Kate 39:57
Have you got coming up on the podcast? Anyone you’re excited about?

Christopher 40:00
have Rebecca Mackay coming up for her novel? I have some questions for you. And I’m also excited about that conversation because I’ve already had it. But she has been on tour for so long at this point for this book that it just felt like I was having a different conversation with her than she would have been having with me that was at the beginning of the tour. Sort of the same thing. When I had Anita perros on for her book that made that book came out in paperback, when I was discussing it with her, she got to talk about the book with the confidence that millions and millions of readers had agreed that yes, that is a good book that you wrote. And so those conversations can be really fun, but I am taking a break coming up. And that is what I’m really excited about is reading some personal stuff. And I’m going to Rome in Paris. So I’ve been loving reading Rome and Paris books. And yeah, that’s almost more exciting than anything I could be working on for the podcast. And that’s exciting, too. I’ve got the whole fall and end of the year wide open. Who knows who I’ll be talking to. It’ll be based on whose books really find me in the next couple of weeks.

Kate 41:04
Well, I’m looking forward to finding out Christopher has been so great to get to have this conversation with you. And good luck with your book club. And with all the episodes to come.

Christopher 41:13
Well, thank you so much for having me. This has been a total blast. I love your show, and I’m honoured to have been included.

Kate 41:23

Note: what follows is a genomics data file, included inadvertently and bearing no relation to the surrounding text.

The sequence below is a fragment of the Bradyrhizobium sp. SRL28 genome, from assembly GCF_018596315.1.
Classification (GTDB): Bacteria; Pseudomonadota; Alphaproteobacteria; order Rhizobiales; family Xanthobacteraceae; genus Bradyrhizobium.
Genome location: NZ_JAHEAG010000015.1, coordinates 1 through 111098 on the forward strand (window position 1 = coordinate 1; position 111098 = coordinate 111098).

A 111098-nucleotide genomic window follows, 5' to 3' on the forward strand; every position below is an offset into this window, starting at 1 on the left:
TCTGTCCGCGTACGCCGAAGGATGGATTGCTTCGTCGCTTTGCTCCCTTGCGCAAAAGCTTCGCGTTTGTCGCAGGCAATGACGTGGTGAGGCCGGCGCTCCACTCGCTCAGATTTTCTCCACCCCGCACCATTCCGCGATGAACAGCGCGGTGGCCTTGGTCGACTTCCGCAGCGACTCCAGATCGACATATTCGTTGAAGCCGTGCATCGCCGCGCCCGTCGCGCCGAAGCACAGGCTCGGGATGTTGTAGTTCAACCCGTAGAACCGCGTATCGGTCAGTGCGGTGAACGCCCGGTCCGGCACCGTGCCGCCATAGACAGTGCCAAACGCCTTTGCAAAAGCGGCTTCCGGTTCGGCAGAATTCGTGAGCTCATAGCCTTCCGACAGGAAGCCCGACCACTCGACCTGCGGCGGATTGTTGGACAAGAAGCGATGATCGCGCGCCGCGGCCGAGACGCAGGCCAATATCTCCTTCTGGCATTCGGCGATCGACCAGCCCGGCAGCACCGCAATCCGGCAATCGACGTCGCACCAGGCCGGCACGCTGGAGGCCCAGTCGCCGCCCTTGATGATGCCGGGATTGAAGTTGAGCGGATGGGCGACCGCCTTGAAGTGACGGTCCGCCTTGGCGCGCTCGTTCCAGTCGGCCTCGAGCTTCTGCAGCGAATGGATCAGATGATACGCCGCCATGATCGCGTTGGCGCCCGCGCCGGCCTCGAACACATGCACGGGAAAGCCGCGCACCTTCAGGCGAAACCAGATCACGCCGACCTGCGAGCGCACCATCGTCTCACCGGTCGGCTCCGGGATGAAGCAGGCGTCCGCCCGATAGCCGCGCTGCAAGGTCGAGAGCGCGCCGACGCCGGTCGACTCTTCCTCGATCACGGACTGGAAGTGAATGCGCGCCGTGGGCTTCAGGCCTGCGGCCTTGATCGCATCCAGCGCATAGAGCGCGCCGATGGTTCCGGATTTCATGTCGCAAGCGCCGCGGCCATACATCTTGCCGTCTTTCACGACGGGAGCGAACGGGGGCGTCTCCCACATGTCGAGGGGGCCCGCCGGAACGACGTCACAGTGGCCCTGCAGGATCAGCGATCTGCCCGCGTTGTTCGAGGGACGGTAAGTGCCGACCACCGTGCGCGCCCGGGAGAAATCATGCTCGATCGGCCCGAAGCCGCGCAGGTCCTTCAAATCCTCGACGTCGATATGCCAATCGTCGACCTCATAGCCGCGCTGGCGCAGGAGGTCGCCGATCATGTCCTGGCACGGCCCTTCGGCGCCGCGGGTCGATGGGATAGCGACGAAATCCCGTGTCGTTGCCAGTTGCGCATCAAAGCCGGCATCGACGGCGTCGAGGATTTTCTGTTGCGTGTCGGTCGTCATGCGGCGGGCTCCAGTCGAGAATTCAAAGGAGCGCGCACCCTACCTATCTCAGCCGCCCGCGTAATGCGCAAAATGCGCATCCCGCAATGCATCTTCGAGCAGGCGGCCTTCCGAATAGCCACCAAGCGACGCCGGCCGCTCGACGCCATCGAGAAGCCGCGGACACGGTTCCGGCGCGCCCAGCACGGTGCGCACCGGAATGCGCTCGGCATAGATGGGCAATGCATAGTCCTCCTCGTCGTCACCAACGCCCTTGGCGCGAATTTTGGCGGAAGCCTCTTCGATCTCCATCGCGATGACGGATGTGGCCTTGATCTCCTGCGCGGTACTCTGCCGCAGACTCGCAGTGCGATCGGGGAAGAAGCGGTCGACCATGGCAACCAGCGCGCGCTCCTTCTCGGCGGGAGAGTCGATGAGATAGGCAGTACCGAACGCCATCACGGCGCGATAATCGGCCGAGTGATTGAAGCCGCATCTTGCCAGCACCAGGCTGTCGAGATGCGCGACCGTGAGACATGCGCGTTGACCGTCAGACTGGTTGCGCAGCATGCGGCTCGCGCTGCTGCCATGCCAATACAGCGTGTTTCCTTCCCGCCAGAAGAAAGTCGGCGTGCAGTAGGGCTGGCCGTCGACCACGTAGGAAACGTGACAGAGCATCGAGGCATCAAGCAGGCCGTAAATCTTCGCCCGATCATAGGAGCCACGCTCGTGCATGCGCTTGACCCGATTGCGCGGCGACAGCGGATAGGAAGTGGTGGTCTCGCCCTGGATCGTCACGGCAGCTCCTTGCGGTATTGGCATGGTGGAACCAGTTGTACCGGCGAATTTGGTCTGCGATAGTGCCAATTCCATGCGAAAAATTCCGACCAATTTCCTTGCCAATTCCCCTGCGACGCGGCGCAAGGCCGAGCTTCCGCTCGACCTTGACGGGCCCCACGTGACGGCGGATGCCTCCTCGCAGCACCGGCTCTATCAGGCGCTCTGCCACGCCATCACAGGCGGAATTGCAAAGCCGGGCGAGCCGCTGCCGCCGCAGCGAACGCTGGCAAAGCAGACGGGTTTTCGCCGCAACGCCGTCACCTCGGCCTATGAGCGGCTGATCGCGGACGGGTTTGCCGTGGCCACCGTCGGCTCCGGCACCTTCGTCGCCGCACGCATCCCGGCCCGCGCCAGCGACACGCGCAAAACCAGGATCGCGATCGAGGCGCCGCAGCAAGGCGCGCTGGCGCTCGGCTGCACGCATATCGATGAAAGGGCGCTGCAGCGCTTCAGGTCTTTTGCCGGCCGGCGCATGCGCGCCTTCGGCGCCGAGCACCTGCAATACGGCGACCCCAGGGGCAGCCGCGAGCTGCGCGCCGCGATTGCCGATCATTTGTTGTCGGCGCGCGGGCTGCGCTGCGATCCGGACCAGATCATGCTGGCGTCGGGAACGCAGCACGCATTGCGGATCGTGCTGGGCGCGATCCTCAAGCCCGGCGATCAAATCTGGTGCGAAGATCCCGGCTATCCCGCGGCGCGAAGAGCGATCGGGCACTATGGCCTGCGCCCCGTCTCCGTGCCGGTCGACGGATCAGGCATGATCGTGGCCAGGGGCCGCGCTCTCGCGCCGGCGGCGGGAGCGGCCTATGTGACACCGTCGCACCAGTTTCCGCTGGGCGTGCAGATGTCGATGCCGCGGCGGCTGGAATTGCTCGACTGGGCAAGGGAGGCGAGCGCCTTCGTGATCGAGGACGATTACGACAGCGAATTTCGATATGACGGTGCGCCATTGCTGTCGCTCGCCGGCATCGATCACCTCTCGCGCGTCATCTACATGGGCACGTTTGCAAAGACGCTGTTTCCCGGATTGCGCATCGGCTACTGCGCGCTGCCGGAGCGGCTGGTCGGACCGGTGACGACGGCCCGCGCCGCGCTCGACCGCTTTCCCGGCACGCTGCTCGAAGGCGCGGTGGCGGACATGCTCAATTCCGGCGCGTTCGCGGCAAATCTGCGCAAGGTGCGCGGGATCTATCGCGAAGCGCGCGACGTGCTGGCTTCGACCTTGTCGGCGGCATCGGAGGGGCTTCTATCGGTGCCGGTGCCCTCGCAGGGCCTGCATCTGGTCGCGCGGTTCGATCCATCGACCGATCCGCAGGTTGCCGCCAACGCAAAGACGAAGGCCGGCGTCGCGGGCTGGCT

That’s nearly it for this episode. Books mentioned were important artefacts and personal property from the collection of Leonora Doolin and Harold Morris by Leanne Shapton Skippy dies by Paul Murray, the boy detective fails by Joe Mino spangle by Gary Jennings and Hestia strikes a match by Christine Grillo. And if you want to know more about the morning news and the Tournament of books, check the show notes where I’ve included a link. Don’t forget, you can also head over to so many damn books for what we might call the Chaser to the drink that has been this episode of bookcover V. I hope you enjoy it and make sure you have a browse through the smdb archive while you’re there. Just don’t stop listening to this podcast. That’s all I ask. This episode of The Book Club Review was edited and produced by me Kate sloth over whenever you listen to it. If you have thoughts, Laura and I would love to hear them. Comment anytime on the episode page on our website, the book club review.co.uk linked in the show notes, which is also the place to go for an episode transcript. comments there go straight to our inboxes so drop us a line we always love to hear from other links worthy of mention if you’re an Instagramer you can also comment under our episode post there and I’ve included a link to help you find it. Plus the link to our bi weekly ish newsletter sign up for extra views and recommendations between shows. And finally info about our Patreon stream and how you can support us there. If you’d like to see what we’re up to between episodes do follow us on Instagram or Facebook at Book Club Review podcast on Twitter at book club RBW pod or get in touch direct at the book club review@gmail.com And if you enjoy our shows and want to do a nice thing and return please do leave us a quick star rating and review. Wondering how to do that. Check the show notes or you’ll find a handy How To Guide. But for now, thanks for listening and happy book flipping